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HomeEntertainment'Last Summer' review: Catherine Breillat's stepmother seduction story pushes the boundaries

‘Last Summer’ review: Catherine Breillat’s stepmother seduction story pushes the boundaries


Like some of her most memorable movies including 36 Filet, Romance, Sex is comedy And Anatomy of Hellthe new feature film by the French writer-director Catherine Breillat, Last summer (L’Eté dernier), perilously straddles the line between unnerving drama, dark comedy and erotic exploitation – which is exactly where the director wants to be.

At first glance, the plot seems to come straight out of a softcore stepmother movie, in which a successful lawyer, Anne (Léa Drucker), has an illicit affair with her stepson, Théo (Samuel Kircher), a rebellious 17-year-old who looks like a camera stand-in for Timothée Chalamet. But while the film might on the surface follow that pattern, including a handful of fairly direct sex scenes, Breillat is looking for something beyond mere Skinemax fodder, exploring the depths of desire in a bourgeoisie forced into a boring , cold existence, and the manipulation that can happen between two lovers with a significant age difference.

Last summer

It comes down to

Only in France.

Location: Cannes Film Festival (competition)
Form: Léa Drucker, Samuel Kircher, Olivier Rabourdin, Clotilde Courau, Serena Hu, Angela Chen
Director, screenwriter: Catherine Breillat

1 hour 44 minutes

Premiere in competition at Cannes, Last summer feels like Todd Haynes’ lecherous French cousin may december, which previously played at the festival and chronicled the long and controversial relationship between a teenage boy and a woman twice her age. But while Haynes was interested in how such a love story could shake the American mindset and still sustain itself over time, Breillat’s more destructive instincts look for how it can ruin comfortable lives – not because of the large age gaps. than because of social conventions. that both limit and enforce.

The story, which Breillat has taken from the 2019 Danish film Queen of Hearts, is also a very Gallic take on the thorny subject of sexual abuse – which, not entirely coincidentally, is what the hard-working and combative Anne specializes in at her law firm. During the film’s opening sequence, she tells a young female client, who has hired her on a rape case, that sometimes the “victim becomes the accused” – and much of it Last summer is about how that applies first to Anne, and then to teenage Théo, who moves into the spacious mansion where Anne lives with the young man’s father, Pierre (Olivier Rabourdin).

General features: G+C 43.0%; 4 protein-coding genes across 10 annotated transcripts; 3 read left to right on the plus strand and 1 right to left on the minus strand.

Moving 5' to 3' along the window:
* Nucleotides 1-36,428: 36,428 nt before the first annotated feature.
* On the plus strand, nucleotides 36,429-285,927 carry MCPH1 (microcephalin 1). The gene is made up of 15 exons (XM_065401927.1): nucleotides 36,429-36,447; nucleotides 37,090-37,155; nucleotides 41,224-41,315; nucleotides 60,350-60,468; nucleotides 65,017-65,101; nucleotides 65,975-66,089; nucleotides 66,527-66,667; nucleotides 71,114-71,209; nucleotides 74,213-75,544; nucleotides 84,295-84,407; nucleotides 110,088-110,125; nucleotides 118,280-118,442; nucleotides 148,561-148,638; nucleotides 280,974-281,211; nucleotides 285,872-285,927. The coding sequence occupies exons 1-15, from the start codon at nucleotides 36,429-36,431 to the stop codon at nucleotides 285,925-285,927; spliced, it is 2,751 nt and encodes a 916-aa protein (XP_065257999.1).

Théo, a chain-smoking lanky bad boy who was arrested for beating up a teacher at a prep school in Switzerland, where he lived with his mother, spends his time hopping around the house bare-chested, making as many bitch faces as possible. However, he is a rather funny older brother to Pierre and Anne’s adorable adopted daughters, Serena (Serena Hu) and Angela (Angela Hu), but seems to harbor a real hatred for his father, a closeted businessman with constant financial worries.

The setting is thus ripe for Théo to seduce Anne to bully Pierre, or simply because he is bored, and it’s not long before stepson and stepmother start frolicking in the countryside and eventually between the sheets. There are three lengthy sex scenes in the film, each shot in close-up – unlike many Breillat films, there’s hardly any nudity here – and each reveals a character getting pleasure at the expense of another. In the first, it’s Pierre about Anne in a scene without any passion. In the second, it is Théo who has an insanely demonstrative orgasm the first time he sleeps with his stepmother. In the third, Anne finally gets her due.

In the twisted world of Breillat, desire is not something mutually shared, but rather stolen or forced upon someone else, often when they are most vulnerable. (The title of the director’s last highly autobiographical feature film was Abuse of weakness.) At first it seems that Théo is taking advantage of Anne’s stalled love life through his killer looks and sinister charms. But if Last summer progresses, the tide is turned and Anne more clearly gains the upper hand, using her legal cunning to corner Théo.

An ordinary Hollywood movie would turn the third act into one Fatal attraction-like thriller, and while Breillat sometimes leans in that direction by introducing tape recordings and court cases, she’s way too cross-border to go there. By taking charge of her own libido, Anne risks harming both Théo and the increasingly vulnerable Pierre, and we begin to wonder if she even cares. It’s an all-or-nothing approach that the extremely persuasive Drucker (guardianship), who deserves more of these kinds of leading roles, portrays less as a case of stepmotherly evil than as a woman’s uninhibited search for herself.

Some viewers will object to the fact that Anne eventually wants her stepson to play and eat him too, but Last summer is a film that defies moral boundaries and narrative conventions. With her punky attitude – the soundtrack features a Sonic Youth original song – Breillat once again takes us to the limits of what is acceptable and asks us to question whether we should have limits at all.

Merry C. Vega is a highly respected and accomplished news author. She began her career as a journalist, covering local news for a small-town newspaper. She quickly gained a reputation for her thorough reporting and ability to uncover the truth.

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